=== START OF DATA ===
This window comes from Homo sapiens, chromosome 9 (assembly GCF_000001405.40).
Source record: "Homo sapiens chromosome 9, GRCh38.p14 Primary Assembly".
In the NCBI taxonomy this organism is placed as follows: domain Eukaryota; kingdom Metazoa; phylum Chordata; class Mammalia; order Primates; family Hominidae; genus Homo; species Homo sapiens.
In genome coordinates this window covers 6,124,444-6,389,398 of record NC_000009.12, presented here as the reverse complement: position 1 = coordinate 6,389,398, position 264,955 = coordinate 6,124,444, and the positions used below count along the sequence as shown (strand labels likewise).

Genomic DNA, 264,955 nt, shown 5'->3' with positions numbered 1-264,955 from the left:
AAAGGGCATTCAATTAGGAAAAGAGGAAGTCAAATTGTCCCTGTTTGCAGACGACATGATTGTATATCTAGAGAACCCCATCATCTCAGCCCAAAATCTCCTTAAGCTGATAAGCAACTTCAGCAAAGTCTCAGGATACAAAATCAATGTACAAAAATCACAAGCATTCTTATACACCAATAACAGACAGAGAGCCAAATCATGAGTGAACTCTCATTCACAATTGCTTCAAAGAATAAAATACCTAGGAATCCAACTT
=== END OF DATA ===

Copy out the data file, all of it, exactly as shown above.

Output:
This window comes from Homo sapiens, chromosome 9 (assembly GCF_000001405.40).
Source record: "Homo sapiens chromosome 9, GRCh38.p14 Primary Assembly".
In the NCBI taxonomy this organism is placed as follows: domain Eukaryota; kingdom Metazoa; phylum Chordata; class Mammalia; order Primates; family Hominidae; genus Homo; species Homo sapiens.
In genome coordinates this window covers 6,124,444-6,389,398 of record NC_000009.12, presented here as the reverse complement: position 1 = coordinate 6,389,398, position 264,955 = coordinate 6,124,444, and the positions used below count along the sequence as shown (strand labels likewise).

Genomic DNA, 264,955 nt, shown 5'->3' with positions numbered 1-264,955 from the left:
AAAGGGCATTCAATTAGGAAAAGAGGAAGTCAAATTGTCCCTGTTTGCAGACGACATGATTGTATATCTAGAGAACCCCATCATCTCAGCCCAAAATCTCCTTAAGCTGATAAGCAACTTCAGCAAAGTCTCAGGATACAAAATCAATGTACAAAAATCACAAGCATTCTTATACACCAATAACAGACAGAGAGCCAAATCATGAGTGAACTCTCATTCACAATTGCTTCAAAGAATAAAATACCTAGGAATCCAACTT